African Arts ― Global Conversations 

By Kisito Assangni - Wednesday, June 3, 2020
African Arts ― Global Conversations 

African Arts―Global Conversations draws from the Brooklyn Museum’s extensive and renowned collections to assert the importance of African arts within the art historical canon. Spanning the entire Museum, the exhibition questions dominant narratives from Western art history and museum practices that have traditionally sidelined African arts, and makes important connections between the continent’s various artistic practices and those of other global cultural groups.

Image: Atta Kwami, Another Time, Acrylic on linen, 2011 © Atta Kwami

 

African Arts―Global Conversations draws from the Brooklyn Museum’s extensive and renowned collections to assert the importance of African arts within the art historical canon. Spanning the entire Museum, the exhibition questions dominant narratives from Western art history and museum practices that have traditionally sidelined African arts, and makes important connections between the continent’s various artistic practices and those of other global cultural groups.

 

Atta Kwami, Another Time, Acrylic on linen, 2011 © Atta Kwami

 

Included in the exhibition are African artworks from a wide range of places and time periods, spanning circa 2300 B.C.E. to the present day, in conversation with collection objects from outside of Africa that share similar themes—from faith, race, and history to design, aesthetics, and style. For example, a Kuba artist’s mask of Wóót is shown alongside Gilbert Stuart’s portrait of George Washington in the Luce Center for American Art, illustrating strategies artists used to represent community founders and origins. By considering the independent development of shared themes and ideas from different parts of the world, African Arts―Global Conversations uses a uniquely transcultural approach to reconsider African art’s relation to art from other regions, moving beyond the narrative that African arts were “discovered” by European modernists.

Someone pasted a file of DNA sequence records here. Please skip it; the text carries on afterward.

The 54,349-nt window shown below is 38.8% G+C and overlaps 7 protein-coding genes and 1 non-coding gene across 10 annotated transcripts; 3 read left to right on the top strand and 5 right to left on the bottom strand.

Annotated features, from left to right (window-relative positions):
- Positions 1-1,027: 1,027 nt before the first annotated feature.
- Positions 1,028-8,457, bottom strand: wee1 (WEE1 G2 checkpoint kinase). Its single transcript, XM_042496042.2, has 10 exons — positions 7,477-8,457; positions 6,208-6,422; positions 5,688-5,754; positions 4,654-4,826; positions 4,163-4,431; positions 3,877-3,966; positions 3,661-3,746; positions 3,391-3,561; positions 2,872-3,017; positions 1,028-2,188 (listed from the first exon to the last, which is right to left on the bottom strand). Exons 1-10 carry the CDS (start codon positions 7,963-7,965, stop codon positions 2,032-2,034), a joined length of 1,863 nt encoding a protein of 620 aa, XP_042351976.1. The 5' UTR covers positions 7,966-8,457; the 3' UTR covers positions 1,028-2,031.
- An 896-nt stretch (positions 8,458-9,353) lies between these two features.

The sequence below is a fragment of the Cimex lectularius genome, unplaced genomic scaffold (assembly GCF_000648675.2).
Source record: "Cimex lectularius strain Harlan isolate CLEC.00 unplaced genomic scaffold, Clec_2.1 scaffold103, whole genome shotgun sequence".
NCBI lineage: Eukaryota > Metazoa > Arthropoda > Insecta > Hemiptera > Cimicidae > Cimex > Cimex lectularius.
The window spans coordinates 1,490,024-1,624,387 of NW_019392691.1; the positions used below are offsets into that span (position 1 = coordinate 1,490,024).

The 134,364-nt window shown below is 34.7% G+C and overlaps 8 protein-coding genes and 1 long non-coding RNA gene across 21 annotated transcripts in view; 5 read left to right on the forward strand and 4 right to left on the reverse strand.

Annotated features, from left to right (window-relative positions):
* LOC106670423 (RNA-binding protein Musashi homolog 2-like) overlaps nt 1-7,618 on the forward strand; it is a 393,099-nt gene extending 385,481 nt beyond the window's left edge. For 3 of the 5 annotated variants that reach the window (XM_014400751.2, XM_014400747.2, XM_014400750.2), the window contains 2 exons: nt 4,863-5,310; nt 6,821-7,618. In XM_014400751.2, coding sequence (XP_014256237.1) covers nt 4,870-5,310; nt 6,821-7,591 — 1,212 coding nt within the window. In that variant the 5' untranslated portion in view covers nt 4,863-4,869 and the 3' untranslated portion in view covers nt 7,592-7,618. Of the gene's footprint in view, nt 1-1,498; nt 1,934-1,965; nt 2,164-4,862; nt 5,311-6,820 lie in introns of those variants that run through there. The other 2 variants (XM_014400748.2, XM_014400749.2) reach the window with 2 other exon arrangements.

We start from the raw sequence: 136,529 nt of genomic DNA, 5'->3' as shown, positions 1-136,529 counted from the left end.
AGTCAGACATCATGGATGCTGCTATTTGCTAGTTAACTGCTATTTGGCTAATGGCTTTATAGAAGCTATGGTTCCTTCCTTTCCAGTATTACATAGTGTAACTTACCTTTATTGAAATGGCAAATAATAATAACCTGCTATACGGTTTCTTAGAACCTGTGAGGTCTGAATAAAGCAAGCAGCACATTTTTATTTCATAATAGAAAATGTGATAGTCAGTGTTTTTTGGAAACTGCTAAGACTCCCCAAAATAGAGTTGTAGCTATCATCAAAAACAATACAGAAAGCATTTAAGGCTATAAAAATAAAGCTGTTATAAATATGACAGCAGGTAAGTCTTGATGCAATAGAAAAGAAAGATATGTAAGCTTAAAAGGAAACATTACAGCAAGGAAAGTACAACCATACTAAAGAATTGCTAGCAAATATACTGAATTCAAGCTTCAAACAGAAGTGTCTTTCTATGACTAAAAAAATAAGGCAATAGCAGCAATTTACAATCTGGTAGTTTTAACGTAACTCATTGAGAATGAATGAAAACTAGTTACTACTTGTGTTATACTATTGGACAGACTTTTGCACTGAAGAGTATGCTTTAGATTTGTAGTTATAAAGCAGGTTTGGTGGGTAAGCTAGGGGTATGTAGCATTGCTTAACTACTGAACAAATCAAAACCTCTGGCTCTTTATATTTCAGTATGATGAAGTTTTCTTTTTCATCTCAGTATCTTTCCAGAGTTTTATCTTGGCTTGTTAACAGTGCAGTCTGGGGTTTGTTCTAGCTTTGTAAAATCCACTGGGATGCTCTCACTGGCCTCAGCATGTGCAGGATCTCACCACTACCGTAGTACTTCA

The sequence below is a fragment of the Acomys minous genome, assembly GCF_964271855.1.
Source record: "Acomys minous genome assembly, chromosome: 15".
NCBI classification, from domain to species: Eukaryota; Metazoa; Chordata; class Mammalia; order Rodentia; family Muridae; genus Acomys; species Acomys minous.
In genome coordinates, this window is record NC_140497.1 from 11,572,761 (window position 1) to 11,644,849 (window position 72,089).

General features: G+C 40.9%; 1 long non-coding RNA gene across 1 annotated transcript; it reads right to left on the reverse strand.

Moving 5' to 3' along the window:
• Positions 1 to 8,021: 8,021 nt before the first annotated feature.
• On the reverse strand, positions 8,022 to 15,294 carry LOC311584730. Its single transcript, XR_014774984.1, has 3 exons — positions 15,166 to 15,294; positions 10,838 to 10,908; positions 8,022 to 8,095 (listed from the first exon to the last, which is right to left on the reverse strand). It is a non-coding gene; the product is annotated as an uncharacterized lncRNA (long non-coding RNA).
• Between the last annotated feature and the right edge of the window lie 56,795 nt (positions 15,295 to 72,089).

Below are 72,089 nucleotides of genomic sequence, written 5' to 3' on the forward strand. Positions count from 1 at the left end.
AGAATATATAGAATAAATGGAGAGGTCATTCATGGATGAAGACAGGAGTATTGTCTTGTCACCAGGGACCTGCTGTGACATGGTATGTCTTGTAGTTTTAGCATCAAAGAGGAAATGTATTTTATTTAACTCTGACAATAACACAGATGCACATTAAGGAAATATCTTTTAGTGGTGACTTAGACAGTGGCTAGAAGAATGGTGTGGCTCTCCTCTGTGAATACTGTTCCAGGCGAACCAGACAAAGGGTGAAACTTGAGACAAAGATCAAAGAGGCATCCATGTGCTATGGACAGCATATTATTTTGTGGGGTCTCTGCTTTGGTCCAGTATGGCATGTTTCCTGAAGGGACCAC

Ranti Bam, Itari, Ceramics, 2020

 

The exhibition curated by Kristen Windmuller, presents major concepts and movements in art history, recasting them with an eye toward the African continent. African Arts―Global Conversations explores topics that include Crossroads: Orthodox Ethiopia and Catholic Italy, which pairs processional crosses from each kingdom, illustrating their historical connections and how the interpretation of the cross form varied across cultures; Might and Memory, which explores different expressions of power by contrasting sculptures dedicated to warriors from Ethiopia’s Konso peoples with those from the Huastec peoples of modern day Mexico; and Iconoclasm, which considers, through the pairing of a pharaonic Egyptian portrait sculpture and a Kongo power figure (nkisi), how acts of destruction can also be acts of agency. Also included in the exhibition is a mask carved by a Fang artist paired with a portrait by Pablo Picasso, reassessing the Spanish artist’s long relationship with African art and exploring his limited understanding of the continent’s diverse artistic styles, while also presenting each artist’s differing approach to images of women. American painter Beauford Delaney’s engagement with Fang sculpture is considered as well, in the grouping African Arts and the Harlem Renaissance, which includes vintage books by Alain Locke and Carl Einstein.